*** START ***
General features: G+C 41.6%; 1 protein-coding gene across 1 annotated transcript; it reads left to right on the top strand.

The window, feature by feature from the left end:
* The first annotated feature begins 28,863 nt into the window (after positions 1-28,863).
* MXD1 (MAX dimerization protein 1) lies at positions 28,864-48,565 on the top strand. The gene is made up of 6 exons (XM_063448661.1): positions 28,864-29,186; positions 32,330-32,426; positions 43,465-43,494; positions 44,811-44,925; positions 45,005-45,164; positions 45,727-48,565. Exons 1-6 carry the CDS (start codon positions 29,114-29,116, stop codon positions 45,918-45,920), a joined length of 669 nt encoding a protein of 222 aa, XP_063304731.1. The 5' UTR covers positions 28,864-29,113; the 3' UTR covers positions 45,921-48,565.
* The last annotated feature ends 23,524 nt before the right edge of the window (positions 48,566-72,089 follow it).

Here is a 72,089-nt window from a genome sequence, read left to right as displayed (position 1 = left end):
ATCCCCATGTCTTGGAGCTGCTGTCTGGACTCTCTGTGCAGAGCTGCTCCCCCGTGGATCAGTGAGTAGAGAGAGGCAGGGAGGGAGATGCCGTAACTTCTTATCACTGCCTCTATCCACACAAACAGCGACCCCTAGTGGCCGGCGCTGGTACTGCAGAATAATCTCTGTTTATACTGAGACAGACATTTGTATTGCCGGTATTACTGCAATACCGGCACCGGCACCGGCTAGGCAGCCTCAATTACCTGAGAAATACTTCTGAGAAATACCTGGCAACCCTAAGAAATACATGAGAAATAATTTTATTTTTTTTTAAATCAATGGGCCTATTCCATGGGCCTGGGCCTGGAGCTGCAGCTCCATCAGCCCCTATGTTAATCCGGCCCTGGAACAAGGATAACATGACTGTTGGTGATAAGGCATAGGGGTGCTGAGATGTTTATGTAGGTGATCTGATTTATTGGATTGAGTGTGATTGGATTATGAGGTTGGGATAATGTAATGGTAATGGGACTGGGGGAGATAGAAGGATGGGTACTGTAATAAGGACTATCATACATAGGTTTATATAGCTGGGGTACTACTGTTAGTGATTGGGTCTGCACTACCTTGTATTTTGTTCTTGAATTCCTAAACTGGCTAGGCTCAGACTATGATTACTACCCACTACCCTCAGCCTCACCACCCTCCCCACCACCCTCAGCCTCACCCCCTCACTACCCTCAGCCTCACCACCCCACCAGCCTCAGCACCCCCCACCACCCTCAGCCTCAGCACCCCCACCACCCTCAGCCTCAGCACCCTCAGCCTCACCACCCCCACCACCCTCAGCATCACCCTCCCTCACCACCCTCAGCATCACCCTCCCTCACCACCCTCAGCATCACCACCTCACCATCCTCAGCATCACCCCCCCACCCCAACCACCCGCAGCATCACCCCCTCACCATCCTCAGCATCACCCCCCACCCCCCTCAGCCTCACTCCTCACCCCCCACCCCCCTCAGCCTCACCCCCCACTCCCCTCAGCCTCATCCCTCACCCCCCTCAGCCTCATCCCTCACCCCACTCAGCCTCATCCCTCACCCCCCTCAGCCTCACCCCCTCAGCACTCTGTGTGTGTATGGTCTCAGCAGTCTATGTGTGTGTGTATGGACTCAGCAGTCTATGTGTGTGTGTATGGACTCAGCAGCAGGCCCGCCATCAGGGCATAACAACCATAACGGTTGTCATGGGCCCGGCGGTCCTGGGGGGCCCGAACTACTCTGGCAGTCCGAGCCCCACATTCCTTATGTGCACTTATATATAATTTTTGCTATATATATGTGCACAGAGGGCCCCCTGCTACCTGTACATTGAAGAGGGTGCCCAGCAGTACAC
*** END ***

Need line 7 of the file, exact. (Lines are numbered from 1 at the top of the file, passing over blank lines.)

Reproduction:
ATCCCCATGTCTTGGAGCTGCTGTCTGGACTCTCTGTGCAGAGCTGCTCCCCCGTGGATCAGTGAGTAGAGAGAGGCAGGGAGGGAGATGCCGTAACTTCTTATCACTGCCTCTATCCACACAAACAGCGACCCCTAGTGGCCGGCGCTGGTACTGCAGAATAATCTCTGTTTATACTGAGACAGACATTTGTATTGCCGGTATTACTGCAATACCGGCACCGGCACCGGCTAGGCAGCCTCAATTACCTGAGAAATACTTCTGAGAAATACCTGGCAACCCTAAGAAATACATGAGAAATAATTTTATTTTTTTTTAAATCAATGGGCCTATTCCATGGGCCTGGGCCTGGAGCTGCAGCTCCATCAGCCCCTATGTTAATCCGGCCCTGGAACAAGGATAACATGACTGTTGGTGATAAGGCATAGGGGTGCTGAGATGTTTATGTAGGTGATCTGATTTATTGGATTGAGTGTGATTGGATTATGAGGTTGGGATAATGTAATGGTAATGGGACTGGGGGAGATAGAAGGATGGGTACTGTAATAAGGACTATCATACATAGGTTTATATAGCTGGGGTACTACTGTTAGTGATTGGGTCTGCACTACCTTGTATTTTGTTCTTGAATTCCTAAACTGGCTAGGCTCAGACTATGATTACTACCCACTACCCTCAGCCTCACCACCCTCCCCACCACCCTCAGCCTCACCCCCTCACTACCCTCAGCCTCACCACCCCACCAGCCTCAGCACCCCCCACCACCCTCAGCCTCAGCACCCCCACCACCCTCAGCCTCAGCACCCTCAGCCTCACCACCCCCACCACCCTCAGCATCACCCTCCCTCACCACCCTCAGCATCACCCTCCCTCACCACCCTCAGCATCACCACCTCACCATCCTCAGCATCACCCCCCCACCCCAACCACCCGCAGCATCACCCCCTCACCATCCTCAGCATCACCCCCCACCCCCCTCAGCCTCACTCCTCACCCCCCACCCCCCTCAGCCTCACCCCCCACTCCCCTCAGCCTCATCCCTCACCCCCCTCAGCCTCATCCCTCACCCCACTCAGCCTCATCCCTCACCCCCCTCAGCCTCACCCCCTCAGCACTCTGTGTGTGTATGGTCTCAGCAGTCTATGTGTGTGTGTATGGACTCAGCAGTCTATGTGTGTGTGTATGGACTCAGCAGCAGGCCCGCCATCAGGGCATAACAACCATAACGGTTGTCATGGGCCCGGCGGTCCTGGGGGGCCCGAACTACTCTGGCAGTCCGAGCCCCACATTCCTTATGTGCACTTATATATAATTTTTGCTATATATATGTGCACAGAGGGCCCCCTGCTACCTGTACATTGAAGAGGGTGCCCAGCAGTACAC